A good faith deposit is a sum of money paid to a seller or third party to secure a transaction and allow it to move forward. For certain types of contracts, a deposit may be required for the contract to become effective. In the event that the person who pays the deposit backs out or does not fulfill the deal, the recipient can retain the money as compensation.
One common situation where the good faith deposit arises is in real estate contracts, where it is known as earnest money. In these transactions, the buyer puts down a percentage of the offered price as assurance of commitment. If the deal goes through, the good faith money will be applied to the sales price. If it does not as a result of a fault of the buyer, the seller retains the deposit.
Good faith deposits are also used by underwriters for securities, such as municipal bonds and stocks. When a securities offering is prepared, underwriters are given an opportunity to bid on it. Bidders must put down money as an indicator that they are ready to complete the transaction. This ensures that companies and governments offering securities can select an underwriter in confidence.
For people involved in trading stocks and futures, a this type of deposit may be required to maintain a margin. This protects the other party to the deal from losses. In all of these situations, the deposit is a percentage of the proposed sale price. The percentage chosen varies depending on the nature of the contract and the preferences of the parties. As a general rule, there are industry standards that most people follow when determining the amount.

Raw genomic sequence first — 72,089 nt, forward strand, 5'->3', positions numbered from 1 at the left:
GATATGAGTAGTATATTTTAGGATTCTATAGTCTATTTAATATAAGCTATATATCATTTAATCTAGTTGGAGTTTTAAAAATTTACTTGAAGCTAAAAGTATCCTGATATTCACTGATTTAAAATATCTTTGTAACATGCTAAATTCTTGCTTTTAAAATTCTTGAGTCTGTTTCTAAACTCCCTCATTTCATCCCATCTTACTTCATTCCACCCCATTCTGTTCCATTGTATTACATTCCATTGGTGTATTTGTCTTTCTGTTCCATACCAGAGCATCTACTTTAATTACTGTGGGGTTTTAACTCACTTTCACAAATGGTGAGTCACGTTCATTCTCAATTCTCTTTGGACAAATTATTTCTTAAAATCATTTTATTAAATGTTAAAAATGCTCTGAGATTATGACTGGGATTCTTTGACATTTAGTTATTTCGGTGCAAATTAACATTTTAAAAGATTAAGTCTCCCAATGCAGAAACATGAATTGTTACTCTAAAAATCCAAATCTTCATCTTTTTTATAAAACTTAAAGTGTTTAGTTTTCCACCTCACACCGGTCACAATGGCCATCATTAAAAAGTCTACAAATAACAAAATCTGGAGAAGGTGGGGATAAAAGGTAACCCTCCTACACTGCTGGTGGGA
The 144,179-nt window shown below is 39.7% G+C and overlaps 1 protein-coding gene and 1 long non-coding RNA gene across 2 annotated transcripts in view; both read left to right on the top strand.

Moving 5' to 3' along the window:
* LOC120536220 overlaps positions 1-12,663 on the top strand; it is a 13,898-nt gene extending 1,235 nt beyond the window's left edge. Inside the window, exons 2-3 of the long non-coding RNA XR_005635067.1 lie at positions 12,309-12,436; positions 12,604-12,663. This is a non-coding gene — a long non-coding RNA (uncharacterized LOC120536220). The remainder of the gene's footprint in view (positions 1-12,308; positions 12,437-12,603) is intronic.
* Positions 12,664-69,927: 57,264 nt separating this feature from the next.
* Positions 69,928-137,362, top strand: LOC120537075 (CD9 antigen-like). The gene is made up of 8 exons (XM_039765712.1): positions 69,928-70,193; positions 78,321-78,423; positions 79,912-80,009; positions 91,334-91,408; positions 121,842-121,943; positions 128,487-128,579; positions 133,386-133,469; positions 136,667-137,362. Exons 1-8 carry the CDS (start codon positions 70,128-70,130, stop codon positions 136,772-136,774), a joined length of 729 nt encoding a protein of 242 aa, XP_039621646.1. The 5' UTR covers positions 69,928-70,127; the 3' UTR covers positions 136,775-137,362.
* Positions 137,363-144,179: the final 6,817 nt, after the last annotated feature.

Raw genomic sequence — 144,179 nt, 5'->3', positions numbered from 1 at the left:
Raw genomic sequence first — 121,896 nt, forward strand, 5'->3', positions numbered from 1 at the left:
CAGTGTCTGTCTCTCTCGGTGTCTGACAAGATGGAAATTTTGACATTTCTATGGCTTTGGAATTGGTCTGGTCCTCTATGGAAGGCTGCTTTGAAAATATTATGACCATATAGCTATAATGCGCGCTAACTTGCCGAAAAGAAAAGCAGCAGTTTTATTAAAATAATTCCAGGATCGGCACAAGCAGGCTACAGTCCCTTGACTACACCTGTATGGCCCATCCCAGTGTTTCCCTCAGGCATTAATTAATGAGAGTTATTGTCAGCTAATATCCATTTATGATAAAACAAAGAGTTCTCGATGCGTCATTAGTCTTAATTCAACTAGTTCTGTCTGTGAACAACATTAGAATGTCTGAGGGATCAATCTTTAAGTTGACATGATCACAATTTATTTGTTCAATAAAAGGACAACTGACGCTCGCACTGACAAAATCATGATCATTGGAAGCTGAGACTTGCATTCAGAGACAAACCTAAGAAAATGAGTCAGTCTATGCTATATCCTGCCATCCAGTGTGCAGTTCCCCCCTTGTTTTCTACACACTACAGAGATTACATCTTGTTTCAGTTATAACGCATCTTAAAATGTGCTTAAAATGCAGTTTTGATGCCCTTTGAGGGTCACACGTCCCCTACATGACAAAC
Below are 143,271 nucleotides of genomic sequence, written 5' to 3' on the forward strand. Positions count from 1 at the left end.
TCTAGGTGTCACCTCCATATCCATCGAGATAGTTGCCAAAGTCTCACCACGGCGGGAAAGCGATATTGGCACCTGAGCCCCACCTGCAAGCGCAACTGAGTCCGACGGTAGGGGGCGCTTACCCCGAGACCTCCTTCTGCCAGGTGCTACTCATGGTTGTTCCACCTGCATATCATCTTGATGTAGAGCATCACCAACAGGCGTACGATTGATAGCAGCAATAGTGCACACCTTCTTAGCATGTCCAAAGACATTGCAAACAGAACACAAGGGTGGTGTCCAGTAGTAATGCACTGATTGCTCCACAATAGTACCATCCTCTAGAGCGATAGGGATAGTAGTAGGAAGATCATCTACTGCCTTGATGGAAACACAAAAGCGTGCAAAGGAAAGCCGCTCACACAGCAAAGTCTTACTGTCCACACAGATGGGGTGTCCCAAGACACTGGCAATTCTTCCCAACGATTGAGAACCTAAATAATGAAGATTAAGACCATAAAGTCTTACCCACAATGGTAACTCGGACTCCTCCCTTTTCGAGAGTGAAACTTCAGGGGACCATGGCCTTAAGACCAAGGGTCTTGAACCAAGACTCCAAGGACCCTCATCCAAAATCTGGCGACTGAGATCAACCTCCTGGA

Good faith deposits can also be used by sellers and brokers of commodities such as crops. Potential buyers put down money that assures they will pay on delivery of the product. If there is a problem with the contract, the buyer is able to retain the deposit.
When putting down good faith money, a receipt of the deposit is provided so that in the event there is a dispute, the amount is clearly documented. People are also provided with a contract that indicates when and how the money can be retained or released. It is important to read the terms carefully to avoid surprises and to bring up any questions before signing the contract and turning over the funds.